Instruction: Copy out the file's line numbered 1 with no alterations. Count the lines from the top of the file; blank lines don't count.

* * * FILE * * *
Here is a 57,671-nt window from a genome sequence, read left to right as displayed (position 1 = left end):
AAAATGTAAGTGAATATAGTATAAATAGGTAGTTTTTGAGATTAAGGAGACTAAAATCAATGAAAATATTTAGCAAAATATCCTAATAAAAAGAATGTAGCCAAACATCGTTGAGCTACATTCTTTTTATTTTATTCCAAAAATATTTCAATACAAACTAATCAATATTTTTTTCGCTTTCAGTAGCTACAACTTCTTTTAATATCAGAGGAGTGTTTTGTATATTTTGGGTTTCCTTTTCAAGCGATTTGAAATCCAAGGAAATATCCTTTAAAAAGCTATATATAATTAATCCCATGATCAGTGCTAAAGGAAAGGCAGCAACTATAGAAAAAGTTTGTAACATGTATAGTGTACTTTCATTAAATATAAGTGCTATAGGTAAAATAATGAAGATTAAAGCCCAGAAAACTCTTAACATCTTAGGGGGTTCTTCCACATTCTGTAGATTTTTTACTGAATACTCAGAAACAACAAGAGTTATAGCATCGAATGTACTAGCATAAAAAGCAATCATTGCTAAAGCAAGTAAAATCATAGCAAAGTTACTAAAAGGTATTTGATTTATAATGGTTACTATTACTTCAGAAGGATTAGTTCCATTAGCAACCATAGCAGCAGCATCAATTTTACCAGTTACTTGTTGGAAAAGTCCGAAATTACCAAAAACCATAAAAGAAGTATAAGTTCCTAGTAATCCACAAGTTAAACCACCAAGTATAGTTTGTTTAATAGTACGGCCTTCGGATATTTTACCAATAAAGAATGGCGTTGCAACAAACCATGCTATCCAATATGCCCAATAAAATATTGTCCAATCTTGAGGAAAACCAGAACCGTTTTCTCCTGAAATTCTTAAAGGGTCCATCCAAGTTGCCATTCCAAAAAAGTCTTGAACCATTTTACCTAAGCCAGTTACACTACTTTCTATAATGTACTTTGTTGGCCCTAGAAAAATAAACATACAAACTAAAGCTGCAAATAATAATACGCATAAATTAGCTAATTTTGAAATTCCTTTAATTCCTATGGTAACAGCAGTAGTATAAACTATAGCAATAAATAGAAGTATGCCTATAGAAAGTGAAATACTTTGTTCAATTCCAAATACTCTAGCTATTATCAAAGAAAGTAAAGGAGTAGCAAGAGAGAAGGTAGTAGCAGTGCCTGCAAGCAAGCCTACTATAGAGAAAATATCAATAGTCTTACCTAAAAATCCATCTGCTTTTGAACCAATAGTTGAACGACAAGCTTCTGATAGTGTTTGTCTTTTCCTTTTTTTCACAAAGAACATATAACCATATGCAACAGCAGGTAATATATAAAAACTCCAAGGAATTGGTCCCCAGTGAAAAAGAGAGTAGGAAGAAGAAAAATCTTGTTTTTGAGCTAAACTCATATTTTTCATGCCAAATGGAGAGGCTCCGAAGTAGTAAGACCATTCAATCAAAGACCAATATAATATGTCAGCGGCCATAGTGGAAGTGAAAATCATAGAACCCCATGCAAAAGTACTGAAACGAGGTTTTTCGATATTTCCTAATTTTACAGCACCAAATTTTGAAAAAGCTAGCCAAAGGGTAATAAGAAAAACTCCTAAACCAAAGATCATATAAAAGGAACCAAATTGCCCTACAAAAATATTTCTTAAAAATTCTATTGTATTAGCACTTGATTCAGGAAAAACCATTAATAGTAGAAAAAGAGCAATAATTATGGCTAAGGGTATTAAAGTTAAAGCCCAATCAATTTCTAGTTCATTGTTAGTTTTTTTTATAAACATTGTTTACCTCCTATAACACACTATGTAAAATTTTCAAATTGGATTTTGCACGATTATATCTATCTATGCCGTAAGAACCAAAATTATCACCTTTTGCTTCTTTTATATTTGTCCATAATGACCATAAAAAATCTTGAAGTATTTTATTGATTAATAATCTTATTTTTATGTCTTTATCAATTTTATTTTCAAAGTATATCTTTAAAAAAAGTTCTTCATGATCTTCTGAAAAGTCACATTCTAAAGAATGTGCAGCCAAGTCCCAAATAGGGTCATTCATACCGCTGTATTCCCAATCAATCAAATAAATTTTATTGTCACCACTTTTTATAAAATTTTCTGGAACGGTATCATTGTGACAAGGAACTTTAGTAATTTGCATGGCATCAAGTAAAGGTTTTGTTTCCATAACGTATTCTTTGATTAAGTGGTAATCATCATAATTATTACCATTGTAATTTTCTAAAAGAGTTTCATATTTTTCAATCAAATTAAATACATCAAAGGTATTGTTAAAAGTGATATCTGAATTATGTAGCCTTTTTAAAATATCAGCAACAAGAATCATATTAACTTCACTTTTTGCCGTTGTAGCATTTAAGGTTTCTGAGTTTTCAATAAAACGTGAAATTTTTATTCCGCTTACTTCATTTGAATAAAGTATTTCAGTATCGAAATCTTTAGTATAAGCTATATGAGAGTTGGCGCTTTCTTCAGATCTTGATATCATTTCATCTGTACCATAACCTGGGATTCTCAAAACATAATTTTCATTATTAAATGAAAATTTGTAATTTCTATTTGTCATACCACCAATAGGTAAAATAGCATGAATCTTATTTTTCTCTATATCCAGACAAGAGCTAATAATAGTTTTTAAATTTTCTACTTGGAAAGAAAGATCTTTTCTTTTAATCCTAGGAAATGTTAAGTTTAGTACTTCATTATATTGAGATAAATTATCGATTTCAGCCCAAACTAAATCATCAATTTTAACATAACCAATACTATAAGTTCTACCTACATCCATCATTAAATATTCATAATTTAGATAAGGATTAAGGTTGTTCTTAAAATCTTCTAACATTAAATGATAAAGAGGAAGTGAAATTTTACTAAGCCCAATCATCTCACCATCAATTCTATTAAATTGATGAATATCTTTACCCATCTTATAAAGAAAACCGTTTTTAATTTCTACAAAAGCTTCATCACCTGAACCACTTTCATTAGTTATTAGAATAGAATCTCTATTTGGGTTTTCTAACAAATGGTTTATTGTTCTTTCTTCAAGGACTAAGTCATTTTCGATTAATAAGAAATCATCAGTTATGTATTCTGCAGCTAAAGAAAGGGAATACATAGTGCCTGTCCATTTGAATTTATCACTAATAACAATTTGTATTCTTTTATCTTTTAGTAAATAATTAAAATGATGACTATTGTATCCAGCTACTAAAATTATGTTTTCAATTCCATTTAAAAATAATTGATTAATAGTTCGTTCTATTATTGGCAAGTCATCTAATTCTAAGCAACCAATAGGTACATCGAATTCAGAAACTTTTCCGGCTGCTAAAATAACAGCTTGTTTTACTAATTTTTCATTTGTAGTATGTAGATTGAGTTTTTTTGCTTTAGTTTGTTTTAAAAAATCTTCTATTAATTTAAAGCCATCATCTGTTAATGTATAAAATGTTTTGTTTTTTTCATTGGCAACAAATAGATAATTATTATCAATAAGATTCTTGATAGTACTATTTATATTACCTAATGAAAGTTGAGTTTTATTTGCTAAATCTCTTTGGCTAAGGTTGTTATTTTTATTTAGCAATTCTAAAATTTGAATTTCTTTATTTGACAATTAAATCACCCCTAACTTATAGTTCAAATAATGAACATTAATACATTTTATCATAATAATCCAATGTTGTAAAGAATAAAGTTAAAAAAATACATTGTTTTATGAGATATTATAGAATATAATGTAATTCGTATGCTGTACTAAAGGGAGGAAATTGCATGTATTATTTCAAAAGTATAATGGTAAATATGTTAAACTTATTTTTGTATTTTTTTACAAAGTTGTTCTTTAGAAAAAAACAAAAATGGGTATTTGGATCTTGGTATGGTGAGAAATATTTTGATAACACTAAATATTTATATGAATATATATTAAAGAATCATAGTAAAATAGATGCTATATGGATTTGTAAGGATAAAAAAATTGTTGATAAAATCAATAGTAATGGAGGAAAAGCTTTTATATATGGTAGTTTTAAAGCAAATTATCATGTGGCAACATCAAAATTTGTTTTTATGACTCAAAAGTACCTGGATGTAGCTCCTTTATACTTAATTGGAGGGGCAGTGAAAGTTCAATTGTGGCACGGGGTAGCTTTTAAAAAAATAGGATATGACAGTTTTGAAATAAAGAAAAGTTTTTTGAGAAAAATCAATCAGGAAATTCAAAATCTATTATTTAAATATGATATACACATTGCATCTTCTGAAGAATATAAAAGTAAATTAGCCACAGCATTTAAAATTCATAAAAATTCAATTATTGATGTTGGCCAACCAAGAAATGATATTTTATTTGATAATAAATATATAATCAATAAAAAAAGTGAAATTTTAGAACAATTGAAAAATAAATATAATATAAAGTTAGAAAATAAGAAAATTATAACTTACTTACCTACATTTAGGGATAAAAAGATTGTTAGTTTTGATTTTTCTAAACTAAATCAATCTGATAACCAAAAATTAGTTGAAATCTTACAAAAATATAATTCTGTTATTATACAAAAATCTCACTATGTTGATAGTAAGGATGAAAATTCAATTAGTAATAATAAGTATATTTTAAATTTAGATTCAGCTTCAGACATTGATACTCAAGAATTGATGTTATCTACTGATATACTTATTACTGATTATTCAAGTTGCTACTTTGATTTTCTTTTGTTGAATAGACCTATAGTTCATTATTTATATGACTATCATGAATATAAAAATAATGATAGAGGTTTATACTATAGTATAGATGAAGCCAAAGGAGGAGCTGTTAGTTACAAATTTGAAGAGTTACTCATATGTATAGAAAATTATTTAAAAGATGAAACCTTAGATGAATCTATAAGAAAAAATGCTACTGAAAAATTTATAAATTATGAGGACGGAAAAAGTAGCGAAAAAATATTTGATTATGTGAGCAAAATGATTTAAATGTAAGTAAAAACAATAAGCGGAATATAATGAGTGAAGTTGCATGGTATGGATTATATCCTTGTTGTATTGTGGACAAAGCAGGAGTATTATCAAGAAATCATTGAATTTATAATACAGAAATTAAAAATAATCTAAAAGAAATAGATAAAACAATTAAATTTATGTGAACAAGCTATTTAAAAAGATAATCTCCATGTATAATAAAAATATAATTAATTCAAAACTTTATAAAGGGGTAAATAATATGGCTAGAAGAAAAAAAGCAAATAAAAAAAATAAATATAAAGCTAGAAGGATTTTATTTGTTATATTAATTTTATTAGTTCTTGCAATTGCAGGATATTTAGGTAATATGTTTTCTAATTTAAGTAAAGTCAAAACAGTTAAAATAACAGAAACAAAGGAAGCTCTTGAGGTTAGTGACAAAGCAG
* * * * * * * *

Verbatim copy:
Here is a 57,671-nt window from a genome sequence, read left to right as displayed (position 1 = left end):